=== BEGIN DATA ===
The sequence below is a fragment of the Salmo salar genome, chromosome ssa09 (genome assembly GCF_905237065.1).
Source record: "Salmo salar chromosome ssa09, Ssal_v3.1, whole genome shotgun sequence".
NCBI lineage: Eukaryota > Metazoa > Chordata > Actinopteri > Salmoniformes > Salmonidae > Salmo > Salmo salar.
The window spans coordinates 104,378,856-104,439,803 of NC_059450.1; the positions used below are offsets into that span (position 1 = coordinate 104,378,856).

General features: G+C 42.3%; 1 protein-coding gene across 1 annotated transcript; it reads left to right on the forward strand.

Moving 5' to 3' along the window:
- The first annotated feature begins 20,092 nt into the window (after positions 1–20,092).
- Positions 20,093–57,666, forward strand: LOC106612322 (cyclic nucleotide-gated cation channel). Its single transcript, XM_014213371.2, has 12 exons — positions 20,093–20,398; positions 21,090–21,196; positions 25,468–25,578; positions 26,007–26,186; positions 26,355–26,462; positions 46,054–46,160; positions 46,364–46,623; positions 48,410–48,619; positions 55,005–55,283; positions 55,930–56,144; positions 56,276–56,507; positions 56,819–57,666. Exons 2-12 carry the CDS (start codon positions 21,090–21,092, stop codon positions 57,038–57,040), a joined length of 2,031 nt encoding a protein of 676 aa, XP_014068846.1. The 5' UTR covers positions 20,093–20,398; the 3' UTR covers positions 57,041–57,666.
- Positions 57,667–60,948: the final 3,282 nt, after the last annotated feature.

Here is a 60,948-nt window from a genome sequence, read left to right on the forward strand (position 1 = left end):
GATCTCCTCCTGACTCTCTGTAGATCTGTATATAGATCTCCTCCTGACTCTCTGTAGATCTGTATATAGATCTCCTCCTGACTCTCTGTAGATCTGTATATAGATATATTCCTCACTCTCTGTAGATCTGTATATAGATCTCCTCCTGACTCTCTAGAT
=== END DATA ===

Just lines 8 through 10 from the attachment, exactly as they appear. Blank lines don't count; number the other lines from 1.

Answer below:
- Positions 20,093–57,666, forward strand: LOC106612322 (cyclic nucleotide-gated cation channel). Its single transcript, XM_014213371.2, has 12 exons — positions 20,093–20,398; positions 21,090–21,196; positions 25,468–25,578; positions 26,007–26,186; positions 26,355–26,462; positions 46,054–46,160; positions 46,364–46,623; positions 48,410–48,619; positions 55,005–55,283; positions 55,930–56,144; positions 56,276–56,507; positions 56,819–57,666. Exons 2-12 carry the CDS (start codon positions 21,090–21,092, stop codon positions 57,038–57,040), a joined length of 2,031 nt encoding a protein of 676 aa, XP_014068846.1. The 5' UTR covers positions 20,093–20,398; the 3' UTR covers positions 57,041–57,666.
- Positions 57,667–60,948: the final 3,282 nt, after the last annotated feature.

Here is a 60,948-nt window from a genome sequence, read left to right on the forward strand (position 1 = left end):